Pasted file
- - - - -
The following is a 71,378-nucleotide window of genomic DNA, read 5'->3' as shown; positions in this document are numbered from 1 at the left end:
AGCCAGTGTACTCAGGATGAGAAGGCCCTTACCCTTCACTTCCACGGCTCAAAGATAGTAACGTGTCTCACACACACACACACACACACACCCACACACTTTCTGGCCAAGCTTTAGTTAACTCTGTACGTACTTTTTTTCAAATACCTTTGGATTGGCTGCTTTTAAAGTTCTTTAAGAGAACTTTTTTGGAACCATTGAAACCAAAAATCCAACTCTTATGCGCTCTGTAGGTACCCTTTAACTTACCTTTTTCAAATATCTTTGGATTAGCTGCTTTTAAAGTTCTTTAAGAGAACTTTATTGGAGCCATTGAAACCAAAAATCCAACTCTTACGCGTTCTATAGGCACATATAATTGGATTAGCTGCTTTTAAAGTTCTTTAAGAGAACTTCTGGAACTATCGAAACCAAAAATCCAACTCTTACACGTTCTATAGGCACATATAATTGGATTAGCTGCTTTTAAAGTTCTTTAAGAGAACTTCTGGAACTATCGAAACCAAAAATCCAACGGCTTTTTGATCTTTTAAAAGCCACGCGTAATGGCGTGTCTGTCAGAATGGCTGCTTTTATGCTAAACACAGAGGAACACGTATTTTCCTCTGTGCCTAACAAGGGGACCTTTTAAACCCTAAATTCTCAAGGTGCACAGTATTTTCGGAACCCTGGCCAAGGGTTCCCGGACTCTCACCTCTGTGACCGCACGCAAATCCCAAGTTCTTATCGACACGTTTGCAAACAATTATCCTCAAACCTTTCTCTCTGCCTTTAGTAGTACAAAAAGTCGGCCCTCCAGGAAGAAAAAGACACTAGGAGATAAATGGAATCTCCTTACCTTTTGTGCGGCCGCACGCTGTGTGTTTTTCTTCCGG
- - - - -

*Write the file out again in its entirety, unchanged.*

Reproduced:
The following is a 71,378-nucleotide window of genomic DNA, read 5'->3' as shown; positions in this document are numbered from 1 at the left end:
AGCCAGTGTACTCAGGATGAGAAGGCCCTTACCCTTCACTTCCACGGCTCAAAGATAGTAACGTGTCTCACACACACACACACACACACACCCACACACTTTCTGGCCAAGCTTTAGTTAACTCTGTACGTACTTTTTTTCAAATACCTTTGGATTGGCTGCTTTTAAAGTTCTTTAAGAGAACTTTTTTGGAACCATTGAAACCAAAAATCCAACTCTTATGCGCTCTGTAGGTACCCTTTAACTTACCTTTTTCAAATATCTTTGGATTAGCTGCTTTTAAAGTTCTTTAAGAGAACTTTATTGGAGCCATTGAAACCAAAAATCCAACTCTTACGCGTTCTATAGGCACATATAATTGGATTAGCTGCTTTTAAAGTTCTTTAAGAGAACTTCTGGAACTATCGAAACCAAAAATCCAACTCTTACACGTTCTATAGGCACATATAATTGGATTAGCTGCTTTTAAAGTTCTTTAAGAGAACTTCTGGAACTATCGAAACCAAAAATCCAACGGCTTTTTGATCTTTTAAAAGCCACGCGTAATGGCGTGTCTGTCAGAATGGCTGCTTTTATGCTAAACACAGAGGAACACGTATTTTCCTCTGTGCCTAACAAGGGGACCTTTTAAACCCTAAATTCTCAAGGTGCACAGTATTTTCGGAACCCTGGCCAAGGGTTCCCGGACTCTCACCTCTGTGACCGCACGCAAATCCCAAGTTCTTATCGACACGTTTGCAAACAATTATCCTCAAACCTTTCTCTCTGCCTTTAGTAGTACAAAAAGTCGGCCCTCCAGGAAGAAAAAGACACTAGGAGATAAATGGAATCTCCTTACCTTTTGTGCGGCCGCACGCTGTGTGTTTTTCTTCCGG